Better Together: Finding Support as a Writer

Better Together: Finding Support as a Writer

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Today I want to talk about confidence, and sometimes the lack of it.

About four and a half years ago, my mom died. In terms of my writing career it had been an amazing year, with two book tours, one book nominated for an award, and another one out in the fall. But when mom passed on that summer, I lost my desire for writing. It felt pointless. There were many times over the next two years when the thought came that maybe I “should” try and write, but it was easily given over to happier things. That’s because writing, for me, involves going inside myself and often touching on ideas that are hard to think about, and I just wasn’t ready for that.

Eventually the time came when I did want to write again — only now I had no faith that I could. The thoughts that rambled around in my mind went something like this:

“It’s been too long, I’ve lost my momentum.”

“I was never really any good in the first place, so why bother.”

“I’ll never be able to get that discipline back.”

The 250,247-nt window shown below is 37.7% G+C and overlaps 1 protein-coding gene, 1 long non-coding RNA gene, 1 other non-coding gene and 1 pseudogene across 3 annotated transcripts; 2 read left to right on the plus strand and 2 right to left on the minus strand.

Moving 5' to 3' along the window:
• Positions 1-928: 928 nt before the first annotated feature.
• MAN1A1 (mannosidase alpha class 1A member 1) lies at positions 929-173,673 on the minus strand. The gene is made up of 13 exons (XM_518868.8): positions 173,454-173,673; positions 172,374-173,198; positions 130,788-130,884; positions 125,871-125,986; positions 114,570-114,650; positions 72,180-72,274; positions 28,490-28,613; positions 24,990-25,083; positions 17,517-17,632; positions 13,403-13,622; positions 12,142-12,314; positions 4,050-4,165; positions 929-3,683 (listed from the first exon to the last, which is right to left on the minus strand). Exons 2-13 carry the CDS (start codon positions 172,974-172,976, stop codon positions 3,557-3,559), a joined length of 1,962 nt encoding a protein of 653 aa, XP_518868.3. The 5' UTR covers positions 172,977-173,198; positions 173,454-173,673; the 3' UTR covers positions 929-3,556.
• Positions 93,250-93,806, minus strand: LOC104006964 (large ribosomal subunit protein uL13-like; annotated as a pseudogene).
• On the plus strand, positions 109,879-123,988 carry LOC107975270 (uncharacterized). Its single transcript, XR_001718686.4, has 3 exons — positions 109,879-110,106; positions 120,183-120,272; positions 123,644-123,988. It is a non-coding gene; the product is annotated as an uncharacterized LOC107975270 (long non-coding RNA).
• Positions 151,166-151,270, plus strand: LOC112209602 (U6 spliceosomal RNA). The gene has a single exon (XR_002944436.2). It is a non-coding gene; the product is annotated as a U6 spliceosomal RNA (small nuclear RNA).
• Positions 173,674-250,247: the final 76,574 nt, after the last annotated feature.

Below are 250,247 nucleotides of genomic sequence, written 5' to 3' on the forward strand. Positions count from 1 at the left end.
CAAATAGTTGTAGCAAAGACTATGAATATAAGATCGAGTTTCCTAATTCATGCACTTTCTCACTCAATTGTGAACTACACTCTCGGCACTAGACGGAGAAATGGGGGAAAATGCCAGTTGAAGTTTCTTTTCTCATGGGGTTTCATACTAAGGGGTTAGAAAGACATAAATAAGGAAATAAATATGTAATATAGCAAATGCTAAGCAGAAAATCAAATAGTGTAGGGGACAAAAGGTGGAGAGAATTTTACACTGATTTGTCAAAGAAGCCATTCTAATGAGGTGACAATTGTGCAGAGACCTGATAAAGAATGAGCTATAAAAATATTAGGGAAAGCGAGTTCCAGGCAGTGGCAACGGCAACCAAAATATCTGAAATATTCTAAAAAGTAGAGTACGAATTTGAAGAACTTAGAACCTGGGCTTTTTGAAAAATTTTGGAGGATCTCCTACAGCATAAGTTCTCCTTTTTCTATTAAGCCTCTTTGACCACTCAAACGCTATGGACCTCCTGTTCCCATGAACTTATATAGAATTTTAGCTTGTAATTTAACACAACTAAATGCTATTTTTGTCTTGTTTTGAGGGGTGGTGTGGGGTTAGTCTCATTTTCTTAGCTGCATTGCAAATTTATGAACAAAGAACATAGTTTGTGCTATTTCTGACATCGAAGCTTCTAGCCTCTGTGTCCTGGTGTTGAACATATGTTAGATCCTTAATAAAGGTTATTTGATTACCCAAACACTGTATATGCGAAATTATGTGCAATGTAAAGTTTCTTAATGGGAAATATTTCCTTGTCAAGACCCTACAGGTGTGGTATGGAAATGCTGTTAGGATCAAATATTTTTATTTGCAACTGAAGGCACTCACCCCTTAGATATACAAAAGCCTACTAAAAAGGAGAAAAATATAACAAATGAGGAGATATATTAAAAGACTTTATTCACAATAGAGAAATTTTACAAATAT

“You don’t even have a story anyone would be interested in.”

“You blew it, you let your career fizzle out.”

Maybe you know exactly what I’m talking about. I had lost my confidence and it was debilitating, until an idea came to me about what I needed: support.

In the past I’d written without support, though I’d heard of others who were part of a writing group. I got on the BC CWILL listserv and put out a call and found four authors who wanted to form a group with me. Our monthly meetings gave me the deadline I needed to stop procrastinating; the positive feedback helped build my confidence back up, and being amongst fellow writers reminded my why I love to write.

A year after forming our group I had a manuscript and a new book contract. That book is called The Jigsaw Puzzle King, and Dundurn released it last month. It’s my first in over four years. It’s slowly gaining momentum; recently it was one of The 49th Shelf’s books of the week.

What about the other members of my writing group? They too have found success — finishing their own manuscripts, getting contracts, starting new projects. Aside from regaining the confidence to be a writer, I learned that if I needed to, I could get anywhere I wanted on my own, but it’s way more fun doing it with others.